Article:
Have a messy weekend.

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Filed under psychology, transformation, words to live by

three things i learned from counseling.

I just left my last counseling appointment.

Mind you, this is only my last counseling appointment in this season of life with this particular counselor. My counseling journey isn’t over, by any means. But for now, as of 5PM today, this chapter of my journey has come to a close.

So. What did I glean from the past few months of counseling? A couple things. Let me share them with you! Sharing is caring, after all… especially when mental health is at stake.

1. I am not broken.

I’ve written about this before, but it deserves a second mention because it is so important. A lot of people associate counseling or therapy with the notion that you are in need of “fixing”. Sometimes, I guess that could be the case. But for me, it isn’t. And hasn’t been. I am not broken. I just need help processing things in a constructive and objective way.

2. I’m pretty well adjusted even though, by all accounts, I shouldn’t be.

According to my counselor, my upbringing should have yielded me a permanent residence within an insane asylum with my very own padded room and straight-jacket wardrobe. However, in the words of Dr. Maki, I’m “really put together”. Holla at your healthy boo.

3. Being open and honest about what struggles I have has been a huge asset.

I’ve said it a hundred times and I’ll say it again — no one, including you, benefits from you hiding your hurts. Opening up about the things I’ve dealt with, to not only counselors but also mentors and friends, has been more effective in my growth and health than anything else. And yes, that includes medicinal treatment.

So. I’ll say it again. If you are considering counseling but are afraid of any stigmas attached, take it from me: do it. See a counselor. Invite an unbiased professional into your life to help walk you through what you’re going through. See how it changes you for the better!

Have you ever gone to see a counselor? How did it work out for you?

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trying to make it while trying to look like we’ve made it.

dax_7months

So. This happened last week.

Well. Uh. To be honest, the pictures were actually taken last night. But little Dax Arthur turned 7 months old on the 19th.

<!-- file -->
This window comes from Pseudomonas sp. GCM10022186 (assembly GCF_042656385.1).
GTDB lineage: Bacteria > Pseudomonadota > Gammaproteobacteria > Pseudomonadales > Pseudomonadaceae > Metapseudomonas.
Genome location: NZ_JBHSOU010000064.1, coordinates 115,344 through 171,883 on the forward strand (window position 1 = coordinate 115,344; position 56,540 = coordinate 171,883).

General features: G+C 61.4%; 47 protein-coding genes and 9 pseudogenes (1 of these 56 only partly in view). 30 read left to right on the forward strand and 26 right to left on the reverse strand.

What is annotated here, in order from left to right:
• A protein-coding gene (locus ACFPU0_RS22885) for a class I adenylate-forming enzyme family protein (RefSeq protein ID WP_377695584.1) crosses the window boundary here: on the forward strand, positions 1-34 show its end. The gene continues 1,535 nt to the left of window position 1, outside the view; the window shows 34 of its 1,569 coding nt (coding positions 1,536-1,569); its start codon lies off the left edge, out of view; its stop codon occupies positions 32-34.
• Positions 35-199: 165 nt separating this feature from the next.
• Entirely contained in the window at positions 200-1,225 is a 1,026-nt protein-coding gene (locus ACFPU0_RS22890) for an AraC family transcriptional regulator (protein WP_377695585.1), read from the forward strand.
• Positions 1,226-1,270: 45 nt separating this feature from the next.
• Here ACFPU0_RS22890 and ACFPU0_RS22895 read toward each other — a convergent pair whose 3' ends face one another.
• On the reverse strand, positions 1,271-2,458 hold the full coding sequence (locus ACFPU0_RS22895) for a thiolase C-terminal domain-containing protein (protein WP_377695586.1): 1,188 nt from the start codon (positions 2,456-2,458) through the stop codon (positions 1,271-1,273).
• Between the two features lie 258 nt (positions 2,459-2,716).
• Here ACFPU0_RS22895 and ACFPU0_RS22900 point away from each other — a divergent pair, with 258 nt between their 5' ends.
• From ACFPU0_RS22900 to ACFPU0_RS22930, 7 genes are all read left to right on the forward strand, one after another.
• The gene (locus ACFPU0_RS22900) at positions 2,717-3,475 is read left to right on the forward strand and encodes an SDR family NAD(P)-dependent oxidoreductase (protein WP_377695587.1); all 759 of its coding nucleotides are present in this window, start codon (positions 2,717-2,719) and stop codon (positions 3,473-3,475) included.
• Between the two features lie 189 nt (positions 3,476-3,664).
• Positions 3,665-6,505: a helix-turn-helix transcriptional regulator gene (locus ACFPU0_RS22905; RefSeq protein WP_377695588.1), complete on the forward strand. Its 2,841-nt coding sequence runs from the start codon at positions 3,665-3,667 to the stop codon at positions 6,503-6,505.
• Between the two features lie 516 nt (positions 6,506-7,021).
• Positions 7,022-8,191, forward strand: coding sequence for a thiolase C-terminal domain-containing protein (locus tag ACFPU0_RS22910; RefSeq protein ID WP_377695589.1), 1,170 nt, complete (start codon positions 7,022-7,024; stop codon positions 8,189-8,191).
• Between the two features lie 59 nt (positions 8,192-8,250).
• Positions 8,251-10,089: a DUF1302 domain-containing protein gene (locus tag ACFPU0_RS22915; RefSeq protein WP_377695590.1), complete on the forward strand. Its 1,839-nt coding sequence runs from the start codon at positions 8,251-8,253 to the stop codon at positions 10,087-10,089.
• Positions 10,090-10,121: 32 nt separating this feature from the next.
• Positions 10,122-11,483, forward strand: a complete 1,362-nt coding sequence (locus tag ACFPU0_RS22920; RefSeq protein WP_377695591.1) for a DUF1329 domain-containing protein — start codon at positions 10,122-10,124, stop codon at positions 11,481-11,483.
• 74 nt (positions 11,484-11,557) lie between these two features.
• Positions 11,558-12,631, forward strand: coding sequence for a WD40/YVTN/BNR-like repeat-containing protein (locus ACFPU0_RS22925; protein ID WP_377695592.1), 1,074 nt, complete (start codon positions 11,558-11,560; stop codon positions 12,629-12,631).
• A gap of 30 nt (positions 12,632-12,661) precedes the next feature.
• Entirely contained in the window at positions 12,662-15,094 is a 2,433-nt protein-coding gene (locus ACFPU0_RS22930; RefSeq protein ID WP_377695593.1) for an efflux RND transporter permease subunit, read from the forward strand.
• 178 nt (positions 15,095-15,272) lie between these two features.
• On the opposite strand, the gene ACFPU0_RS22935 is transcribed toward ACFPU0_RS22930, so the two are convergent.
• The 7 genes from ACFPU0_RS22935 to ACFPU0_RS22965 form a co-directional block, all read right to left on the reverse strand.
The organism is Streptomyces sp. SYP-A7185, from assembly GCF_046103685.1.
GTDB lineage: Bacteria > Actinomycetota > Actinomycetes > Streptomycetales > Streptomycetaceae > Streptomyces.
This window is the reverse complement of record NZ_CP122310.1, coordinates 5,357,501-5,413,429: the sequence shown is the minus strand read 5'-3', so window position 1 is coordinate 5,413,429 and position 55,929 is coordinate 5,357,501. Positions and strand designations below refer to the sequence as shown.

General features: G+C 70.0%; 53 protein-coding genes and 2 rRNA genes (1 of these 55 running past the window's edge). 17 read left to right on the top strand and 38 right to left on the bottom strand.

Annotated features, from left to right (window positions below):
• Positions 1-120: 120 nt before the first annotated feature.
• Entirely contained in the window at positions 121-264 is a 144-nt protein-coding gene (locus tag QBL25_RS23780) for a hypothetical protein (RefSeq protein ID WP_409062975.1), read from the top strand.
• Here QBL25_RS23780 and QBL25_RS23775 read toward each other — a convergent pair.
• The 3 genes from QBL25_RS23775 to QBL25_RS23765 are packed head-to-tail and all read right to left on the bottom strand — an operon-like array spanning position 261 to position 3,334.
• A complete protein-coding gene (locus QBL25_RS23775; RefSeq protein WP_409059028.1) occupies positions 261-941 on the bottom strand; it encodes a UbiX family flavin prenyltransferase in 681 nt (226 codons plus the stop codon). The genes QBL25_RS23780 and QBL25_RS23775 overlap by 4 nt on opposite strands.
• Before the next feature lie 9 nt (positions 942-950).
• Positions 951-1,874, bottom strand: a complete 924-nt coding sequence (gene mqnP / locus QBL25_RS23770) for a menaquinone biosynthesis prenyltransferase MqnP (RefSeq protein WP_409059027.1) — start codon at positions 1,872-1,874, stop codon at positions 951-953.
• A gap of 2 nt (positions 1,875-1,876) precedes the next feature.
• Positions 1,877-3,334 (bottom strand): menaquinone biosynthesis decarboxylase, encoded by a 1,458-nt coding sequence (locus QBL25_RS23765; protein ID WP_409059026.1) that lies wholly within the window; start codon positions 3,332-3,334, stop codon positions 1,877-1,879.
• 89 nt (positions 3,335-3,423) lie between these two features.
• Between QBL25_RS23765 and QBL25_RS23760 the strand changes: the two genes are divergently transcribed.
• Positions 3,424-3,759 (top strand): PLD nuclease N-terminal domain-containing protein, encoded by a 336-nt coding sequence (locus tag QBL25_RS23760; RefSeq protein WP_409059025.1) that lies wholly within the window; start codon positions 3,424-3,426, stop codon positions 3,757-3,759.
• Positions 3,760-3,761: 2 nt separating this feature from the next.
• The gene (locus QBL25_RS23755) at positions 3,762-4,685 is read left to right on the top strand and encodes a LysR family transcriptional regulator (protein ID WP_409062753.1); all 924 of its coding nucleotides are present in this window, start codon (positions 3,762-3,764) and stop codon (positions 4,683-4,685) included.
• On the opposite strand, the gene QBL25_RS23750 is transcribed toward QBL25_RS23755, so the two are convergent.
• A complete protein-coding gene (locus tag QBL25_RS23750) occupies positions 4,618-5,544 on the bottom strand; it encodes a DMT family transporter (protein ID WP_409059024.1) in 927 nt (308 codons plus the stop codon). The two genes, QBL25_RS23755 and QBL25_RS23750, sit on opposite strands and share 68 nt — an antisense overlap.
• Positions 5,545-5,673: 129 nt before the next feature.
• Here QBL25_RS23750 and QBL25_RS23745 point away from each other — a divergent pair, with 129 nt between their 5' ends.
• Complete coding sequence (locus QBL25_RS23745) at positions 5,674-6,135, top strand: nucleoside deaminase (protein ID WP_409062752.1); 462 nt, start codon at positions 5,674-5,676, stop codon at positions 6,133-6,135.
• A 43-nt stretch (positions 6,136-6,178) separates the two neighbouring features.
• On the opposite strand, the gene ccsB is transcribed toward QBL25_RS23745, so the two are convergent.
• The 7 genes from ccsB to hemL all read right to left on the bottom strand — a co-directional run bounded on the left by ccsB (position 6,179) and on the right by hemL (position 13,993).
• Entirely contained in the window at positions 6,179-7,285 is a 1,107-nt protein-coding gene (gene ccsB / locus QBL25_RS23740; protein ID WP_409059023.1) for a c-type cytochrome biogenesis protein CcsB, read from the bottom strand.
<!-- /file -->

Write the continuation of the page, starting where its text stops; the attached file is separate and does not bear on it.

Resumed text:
I know. I’m slacking a little bit. BUT WHATEVER, I WORK FULL TIME AND I’M A MOM OKAY? I’M SUPER BUSY, COME AT ME.

* shifty eyes *

My mom and I were talking the other day about how all of my friends, both from my childhood and my adulthood, keep popping out babies lately. Three of them came into the world in the past ten days. (Hi Joshua! Hi Parker! Hi Eleanor! You all are very cute! It’s nice to meet you! Sorry about all the rain!) A handful of friends are also pregnant right now, due to join the mommy club in the next few months. It’s quite exciting, but also sobering.

This revelation comes about a year away from my ten-year high school reunion. This is a bit scary. When did we all get here? When did we all become parents? Just yesterday we were (read: I was) waking up at 5:30 in the morning, even though school started two hours later, to flat iron our (my) unruly hair and apply copious amounts of makeup in order to look like we were (I was) the sole human(s) that weren’t affected by the awkwardness of adolescence. Just yesterday we were (I was) worried about whether or not our (my) skirts were short/long enough to make us (me) look older than we were (I was) but not too old. Just yesterday we were (I was) throwing shaving cream at each other in the senior class parking lot, pausing from all the fun to catch our (my) reflections in the side-view mirrors of random vehicles to ensure we (I) still looked “pretty”.  But today, we are (I am) leaving the house covered in pureed sweet potatoes and spit-up, furiously wiping ourselves (myself) down in the car on the way to work, scrambling to find babysitters so we can take our (my) husband(s) on a dang date.

How did we (I) get here?

Blah. I don’t know. But what I do know is that, based on the conversations I keep having and on the Facebook statuses I keep reading, one thing remains the same.

We’re all still trying to make it. But we’re all trying to make it look like we’ve already made it.

Last week, the Durrenbergers were in a funk. After letting Dan and I get used to long stretches of uninterrupted sleep at night, Dax was up several times wanting to nurse which, despite how cute he is, irritated us. Our exhaustion led to crankiness all over and it was like every word that shot out of Dan’s mouth was poison to my soul and every glance I gave him lit up all his insecurities.